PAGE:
It was love at first sight. Rose macarons! You’re looking at what inspired a floral dessert theme this month. I’m not sure I can convey my excitement over macarons; rose macarons in particular. I have always loved the cookies, but rose flavored ignited an obsession. With delicate almond meringue cookies and perfect rose buttercream centers – I was destined to make these naturally sweet.
These rose macarons are an extra special treat being sweetened with a natural white sugar alternative. Macarons are a strong rooted tradition and I wanted to create something that honored that. I wanted to give you readers a natural recipe while providing you macaron success! These may not be a true sugar-free, egg-free, vegan confection but they are a natural version of a recipe that works well and works consistently. This is a recipe that will have you making these again and again and, in my case, five times over.
These macarons have a sweet rose flavor and happen to be dairy-free and gluten-free! They just make me happy. Try them and you will see what I mean! They have that perfect crisp, crunchy shell and the most divine centers. When the batter’s folded correctly, my macarons turned out dense and chewy in the center without any hollowness. Even if you don’t get them perfect, homemade macarons are so much better than store-bought because they are fresher! They are also a lot less expensive than any bake shop. Besides, their faint pink appearance and delicate lace feet are sheer bliss. Piped with a soft rose buttercream, these almond pastries become incredible little bites. Enjoy each and every one!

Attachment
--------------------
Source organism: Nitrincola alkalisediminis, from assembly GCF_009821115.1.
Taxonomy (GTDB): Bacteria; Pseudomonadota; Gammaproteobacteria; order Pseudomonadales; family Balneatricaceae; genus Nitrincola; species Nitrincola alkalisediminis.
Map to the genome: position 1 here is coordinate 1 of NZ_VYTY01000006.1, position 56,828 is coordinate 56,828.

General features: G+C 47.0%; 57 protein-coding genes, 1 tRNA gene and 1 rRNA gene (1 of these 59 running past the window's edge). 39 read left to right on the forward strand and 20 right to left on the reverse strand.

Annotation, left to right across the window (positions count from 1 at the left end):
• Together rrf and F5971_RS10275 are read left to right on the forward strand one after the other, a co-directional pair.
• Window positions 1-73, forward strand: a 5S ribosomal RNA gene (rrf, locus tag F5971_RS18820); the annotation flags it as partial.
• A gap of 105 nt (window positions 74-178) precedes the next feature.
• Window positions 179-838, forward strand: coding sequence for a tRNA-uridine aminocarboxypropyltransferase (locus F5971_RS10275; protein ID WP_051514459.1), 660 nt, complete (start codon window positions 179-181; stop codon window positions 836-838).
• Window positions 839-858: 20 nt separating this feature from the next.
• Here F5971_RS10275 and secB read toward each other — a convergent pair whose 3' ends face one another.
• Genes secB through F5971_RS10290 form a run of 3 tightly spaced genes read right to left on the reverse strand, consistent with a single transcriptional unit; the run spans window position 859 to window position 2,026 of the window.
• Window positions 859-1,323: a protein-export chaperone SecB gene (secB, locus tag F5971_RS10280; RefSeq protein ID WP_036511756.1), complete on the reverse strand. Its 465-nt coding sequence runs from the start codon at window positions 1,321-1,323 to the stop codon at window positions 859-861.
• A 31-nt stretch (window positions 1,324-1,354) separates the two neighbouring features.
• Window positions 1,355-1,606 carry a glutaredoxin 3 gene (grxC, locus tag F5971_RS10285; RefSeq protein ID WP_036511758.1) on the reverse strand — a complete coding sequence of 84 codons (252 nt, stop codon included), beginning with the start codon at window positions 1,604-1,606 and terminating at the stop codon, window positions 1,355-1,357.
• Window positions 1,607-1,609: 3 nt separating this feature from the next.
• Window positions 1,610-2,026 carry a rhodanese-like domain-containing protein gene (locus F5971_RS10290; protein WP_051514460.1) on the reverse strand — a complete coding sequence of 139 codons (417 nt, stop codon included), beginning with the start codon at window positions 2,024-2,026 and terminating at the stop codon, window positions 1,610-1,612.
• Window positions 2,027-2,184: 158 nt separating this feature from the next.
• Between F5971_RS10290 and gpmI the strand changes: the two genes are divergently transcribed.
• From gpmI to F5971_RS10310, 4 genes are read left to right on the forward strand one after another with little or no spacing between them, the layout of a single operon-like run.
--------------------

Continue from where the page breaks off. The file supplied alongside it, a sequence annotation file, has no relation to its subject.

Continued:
Naturally Sweetened Rose Macarons
120 grams or about 3/4 cup packed powdered Whole Earth Sugar*
60 grams or scant 3/4 cups Super Fine Almond Flour
70 gram Egg Whites, at room temperature (about 2 Large Egg Whites or 3 smallish Egg Whites)
35 grams or about 3 Tablespoons granulated Whole Earth Sugar
1 teaspoon Cornstarch
1 teaspoon Freeze Dried Raspberries (about 5-6 raspberries)
1/8 teaspoon Rose Water
1/4 teaspoon Beet Juice
Place 1 cup plus 2 tablespoons Whole Earth Sugar in a blender with 1 teaspoon cornstarch. Blend until a fine powder. You will use 120 grams for the macarons and the rest will be for the buttercream. In a large bowl, sift together the almond flour and 120 grams powdered sugar. Set the bowl aside. Reserve the rest of the powder sugar mix for the buttercream filling if you choose to fill with that.
In a stand mixer, add the egg whites and granulated sugar. Take the whisk and whisk the eggs and sugar by hand for a few seconds until combined and slightly bubbly. Fit the attachment on the mixer and beat the eggs and sugar on medium speed (Speed 4 on a Kitchen Aid) for 2 minutes. Set your timer! Increase speed to speed 6, for another 2 minutes. Lastly, increase to speed 8 for another 2 minutes. At this point the eggs should be white, glossy and hold a firm shape. Add the rose water and beet/raspberry coloring at this stage and beat on high (speed 10) for 1 more minute. (Watch the eggs at this point. I ended up beating for slightly less than a minute because the eggs looked great!)